|Matthew Henry's Concise Commentary|
15:35-50 1. How are the dead raised up? that is, by what means? How can they be raised? 2. As to the bodies which shall rise. Will it be with the like shape, and form, and stature, and members, and qualities? The former objection is that of those who opposed the doctrine, the latter of curious doubters. To the first the answer is, This was to be brought about by Divine power; that power which all may see does somewhat like it, year after year, in the death and revival of the corn. It is foolish to question the Almighty power of God to raise the dead, when we see it every day quickening and reviving things that are dead. To the second inquiry; The grain undergoes a great change; and so will the dead, when they rise and live again. The seed dies, though a part of it springs into new life, though how it is we cannot fully understand. The works of creation and providence daily teach us to be humble, as well as to admire the Creator's wisdom and goodness. There is a great variety among other bodies, as there is among plants. There is a variety of glory among heavenly bodies. The bodies of the dead, when they rise, will be fitted for the heavenly bodies. The bodies of the dead, when they rise, will be fitted for the heavenly state; and there will be a variety of glories among them. Burying the dead, is like committing seed to the earth, that it may spring out of it again. Nothing is more loathsome than a dead body. But believers shall at the resurrection have bodies, made fit to be for ever united with spirits made perfect. To God all things are possible. He is the Author and Source of spiritual life and holiness, unto all his people, by the supply of his Holy Spirit to the soul; and he will also quicken and change the body by his Spirit. The dead in Christ shall not only rise, but shall rise thus gloriously changed. The bodies of the saints, when they rise again, will be changed. They will be then glorious and spiritual bodies, fitted to the heavenly world and state, where they are ever afterwards to dwell. The human body in its present form, and with its wants and weaknesses, cannot enter or enjoy the kingdom of God. Then let us not sow to the flesh, of which we can only reap corruption. And the body follows the state of the soul. He, therefore, who neglects the life of the soul, casts away his present good; he who refuses to live to God, squanders all he has.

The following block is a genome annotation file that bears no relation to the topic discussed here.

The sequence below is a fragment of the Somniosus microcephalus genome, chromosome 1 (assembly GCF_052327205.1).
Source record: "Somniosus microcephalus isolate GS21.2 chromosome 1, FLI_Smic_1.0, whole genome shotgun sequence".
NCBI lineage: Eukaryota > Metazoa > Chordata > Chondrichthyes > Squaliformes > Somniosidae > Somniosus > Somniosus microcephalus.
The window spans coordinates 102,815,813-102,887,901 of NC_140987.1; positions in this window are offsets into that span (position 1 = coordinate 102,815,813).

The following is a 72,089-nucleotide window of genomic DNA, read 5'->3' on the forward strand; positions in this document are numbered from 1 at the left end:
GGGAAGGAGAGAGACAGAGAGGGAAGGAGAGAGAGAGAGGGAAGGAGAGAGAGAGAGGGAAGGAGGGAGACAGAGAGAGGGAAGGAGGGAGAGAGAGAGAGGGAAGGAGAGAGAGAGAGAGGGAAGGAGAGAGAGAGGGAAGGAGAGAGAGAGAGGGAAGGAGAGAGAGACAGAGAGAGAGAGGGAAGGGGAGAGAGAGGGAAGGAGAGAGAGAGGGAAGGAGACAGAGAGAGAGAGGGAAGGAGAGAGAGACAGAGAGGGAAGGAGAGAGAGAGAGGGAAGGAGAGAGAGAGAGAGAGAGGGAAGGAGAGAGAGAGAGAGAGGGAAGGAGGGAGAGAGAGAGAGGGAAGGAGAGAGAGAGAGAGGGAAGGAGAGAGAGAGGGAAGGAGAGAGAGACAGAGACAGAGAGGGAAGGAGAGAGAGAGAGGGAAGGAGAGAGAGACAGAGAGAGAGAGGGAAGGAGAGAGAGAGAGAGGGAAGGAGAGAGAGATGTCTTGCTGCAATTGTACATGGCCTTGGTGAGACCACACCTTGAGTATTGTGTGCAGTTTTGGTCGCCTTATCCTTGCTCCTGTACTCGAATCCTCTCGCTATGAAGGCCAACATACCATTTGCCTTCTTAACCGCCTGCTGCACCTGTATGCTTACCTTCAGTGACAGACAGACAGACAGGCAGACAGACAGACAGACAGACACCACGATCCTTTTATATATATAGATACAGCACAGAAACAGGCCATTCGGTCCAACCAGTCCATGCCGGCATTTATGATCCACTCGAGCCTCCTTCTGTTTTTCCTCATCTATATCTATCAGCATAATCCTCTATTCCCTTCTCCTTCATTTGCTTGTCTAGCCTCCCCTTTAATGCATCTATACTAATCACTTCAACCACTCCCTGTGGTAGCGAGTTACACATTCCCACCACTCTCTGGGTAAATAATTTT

Verse 49. - We shall also bear the image of the heavenly (for the fact, see Romans 8:29; 1 John 3:2). For "we shall bear," the best manuscripts (א, A, C, D, E, F, G, etc.) read "Let us bear." Our reading is, however, supported by B, and this is just one of the cases in which manuscript evidence (or as it is called "diplomatic evidence") has a minimum value, and other evidence (paradiplomatic) is decisive. For
(1) the pronunciation of the indicative and subjunctive at that time was almost identical, because in conversation the vowels seem to have been much slurred; and
(2) there was a universal tendency to substitute hortative for direct forms, with a view to edification (as in 1 Corinthians 14:15; Romans 6:2, 8; 2 Corinthians 5:11, etc.). Here the exhortation would ruin the texture of the argument.
Gill's Exposition of the Entire Bible
And as we have borne the image of the earthy,.... Which regards not so much the sinful image of the first man upon the soul, or the depravity of the powers and faculties of it, as his image of frailty and mortality on the body, having like him a body subject to infirmities and death:
we shall also bear the image of the heavenly; which likewise regards not so much the spiritual image of Christ stamped on the soul in regeneration, when Christ is formed in the heart, and the new man is created after his likeness, and which more and more appears, through every transforming view of him, and will be complete in glory, as the image and likeness of Christ upon the bodies of the saints in the resurrection, when they shall be fashioned like unto his: some copies, as the Alexandrian and others, read the words as an exhortation, let us bear the image, &c. as if the words were an improvement of the apostle's reasoning on this subject, engaging saints to be more concerned for, and seeking after a greater likeness to Christ in righteousness and true holiness; but the other reading and sense are best.
Wesley's Notes on the Bible
15:49 The image of the heavenly - Holiness and glory.
1 Corinthians 15:49 Parallel Commentaries
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